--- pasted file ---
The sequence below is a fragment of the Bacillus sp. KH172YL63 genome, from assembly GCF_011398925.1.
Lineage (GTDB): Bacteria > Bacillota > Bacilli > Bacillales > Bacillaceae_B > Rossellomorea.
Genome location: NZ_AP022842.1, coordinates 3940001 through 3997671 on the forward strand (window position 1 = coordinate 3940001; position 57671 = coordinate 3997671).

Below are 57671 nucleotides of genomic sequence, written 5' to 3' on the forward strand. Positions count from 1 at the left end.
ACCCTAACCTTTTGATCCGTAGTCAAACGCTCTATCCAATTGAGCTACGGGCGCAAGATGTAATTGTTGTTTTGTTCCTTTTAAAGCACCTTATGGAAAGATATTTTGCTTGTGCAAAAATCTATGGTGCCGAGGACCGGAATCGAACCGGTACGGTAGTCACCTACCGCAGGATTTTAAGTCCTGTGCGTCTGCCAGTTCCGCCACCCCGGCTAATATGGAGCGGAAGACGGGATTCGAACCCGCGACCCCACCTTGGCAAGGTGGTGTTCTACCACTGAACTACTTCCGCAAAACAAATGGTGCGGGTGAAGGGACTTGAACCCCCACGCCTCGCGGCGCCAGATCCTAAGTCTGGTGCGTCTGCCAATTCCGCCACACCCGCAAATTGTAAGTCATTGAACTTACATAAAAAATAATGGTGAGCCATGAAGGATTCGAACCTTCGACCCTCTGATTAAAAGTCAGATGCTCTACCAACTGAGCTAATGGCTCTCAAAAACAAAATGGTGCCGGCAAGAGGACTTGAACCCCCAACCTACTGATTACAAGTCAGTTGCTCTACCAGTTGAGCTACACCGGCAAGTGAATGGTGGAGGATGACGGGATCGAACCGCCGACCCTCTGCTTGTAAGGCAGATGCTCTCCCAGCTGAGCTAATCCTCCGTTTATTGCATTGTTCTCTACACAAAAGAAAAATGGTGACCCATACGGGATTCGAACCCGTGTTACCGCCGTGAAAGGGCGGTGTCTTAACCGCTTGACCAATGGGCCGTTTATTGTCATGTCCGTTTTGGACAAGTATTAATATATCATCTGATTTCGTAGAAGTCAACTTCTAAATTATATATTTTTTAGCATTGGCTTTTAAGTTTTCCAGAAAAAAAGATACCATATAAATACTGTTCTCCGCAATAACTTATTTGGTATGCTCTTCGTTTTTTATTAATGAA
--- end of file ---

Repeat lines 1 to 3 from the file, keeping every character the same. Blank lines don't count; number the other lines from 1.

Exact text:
The sequence below is a fragment of the Bacillus sp. KH172YL63 genome, from assembly GCF_011398925.1.
Lineage (GTDB): Bacteria > Bacillota > Bacilli > Bacillales > Bacillaceae_B > Rossellomorea.
Genome location: NZ_AP022842.1, coordinates 3940001 through 3997671 on the forward strand (window position 1 = coordinate 3940001; position 57671 = coordinate 3997671).